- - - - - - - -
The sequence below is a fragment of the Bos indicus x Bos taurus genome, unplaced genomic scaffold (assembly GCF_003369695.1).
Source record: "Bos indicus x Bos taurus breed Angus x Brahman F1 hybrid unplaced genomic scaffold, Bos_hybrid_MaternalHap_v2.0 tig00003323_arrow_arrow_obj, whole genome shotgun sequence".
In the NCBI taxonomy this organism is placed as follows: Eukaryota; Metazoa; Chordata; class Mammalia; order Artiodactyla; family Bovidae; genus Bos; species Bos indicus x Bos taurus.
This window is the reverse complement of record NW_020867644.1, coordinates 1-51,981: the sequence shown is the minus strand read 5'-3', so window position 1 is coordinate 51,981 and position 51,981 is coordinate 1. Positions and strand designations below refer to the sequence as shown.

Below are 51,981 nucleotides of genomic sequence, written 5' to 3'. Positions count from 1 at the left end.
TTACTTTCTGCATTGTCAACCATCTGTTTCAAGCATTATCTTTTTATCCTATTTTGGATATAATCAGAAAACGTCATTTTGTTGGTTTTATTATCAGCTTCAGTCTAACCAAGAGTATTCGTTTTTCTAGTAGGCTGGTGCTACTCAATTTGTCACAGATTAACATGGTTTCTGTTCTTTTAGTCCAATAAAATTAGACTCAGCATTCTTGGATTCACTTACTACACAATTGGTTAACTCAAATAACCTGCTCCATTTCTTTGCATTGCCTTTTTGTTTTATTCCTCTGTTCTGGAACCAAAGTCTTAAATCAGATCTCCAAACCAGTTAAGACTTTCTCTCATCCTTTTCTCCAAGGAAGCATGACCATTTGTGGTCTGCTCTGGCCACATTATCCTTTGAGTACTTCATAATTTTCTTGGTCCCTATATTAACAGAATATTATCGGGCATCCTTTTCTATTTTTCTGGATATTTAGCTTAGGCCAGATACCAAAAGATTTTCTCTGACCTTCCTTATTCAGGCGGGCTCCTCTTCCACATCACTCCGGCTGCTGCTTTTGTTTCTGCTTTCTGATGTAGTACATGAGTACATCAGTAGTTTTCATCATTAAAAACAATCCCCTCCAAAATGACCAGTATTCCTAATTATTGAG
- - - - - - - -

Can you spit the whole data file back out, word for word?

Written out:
The sequence below is a fragment of the Bos indicus x Bos taurus genome, unplaced genomic scaffold (assembly GCF_003369695.1).
Source record: "Bos indicus x Bos taurus breed Angus x Brahman F1 hybrid unplaced genomic scaffold, Bos_hybrid_MaternalHap_v2.0 tig00003323_arrow_arrow_obj, whole genome shotgun sequence".
In the NCBI taxonomy this organism is placed as follows: Eukaryota; Metazoa; Chordata; class Mammalia; order Artiodactyla; family Bovidae; genus Bos; species Bos indicus x Bos taurus.
This window is the reverse complement of record NW_020867644.1, coordinates 1-51,981: the sequence shown is the minus strand read 5'-3', so window position 1 is coordinate 51,981 and position 51,981 is coordinate 1. Positions and strand designations below refer to the sequence as shown.

Below are 51,981 nucleotides of genomic sequence, written 5' to 3'. Positions count from 1 at the left end.
TTACTTTCTGCATTGTCAACCATCTGTTTCAAGCATTATCTTTTTATCCTATTTTGGATATAATCAGAAAACGTCATTTTGTTGGTTTTATTATCAGCTTCAGTCTAACCAAGAGTATTCGTTTTTCTAGTAGGCTGGTGCTACTCAATTTGTCACAGATTAACATGGTTTCTGTTCTTTTAGTCCAATAAAATTAGACTCAGCATTCTTGGATTCACTTACTACACAATTGGTTAACTCAAATAACCTGCTCCATTTCTTTGCATTGCCTTTTTGTTTTATTCCTCTGTTCTGGAACCAAAGTCTTAAATCAGATCTCCAAACCAGTTAAGACTTTCTCTCATCCTTTTCTCCAAGGAAGCATGACCATTTGTGGTCTGCTCTGGCCACATTATCCTTTGAGTACTTCATAATTTTCTTGGTCCCTATATTAACAGAATATTATCGGGCATCCTTTTCTATTTTTCTGGATATTTAGCTTAGGCCAGATACCAAAAGATTTTCTCTGACCTTCCTTATTCAGGCGGGCTCCTCTTCCACATCACTCCGGCTGCTGCTTTTGTTTCTGCTTTCTGATGTAGTACATGAGTACATCAGTAGTTTTCATCATTAAAAACAATCCCCTCCAAAATGACCAGTATTCCTAATTATTGAG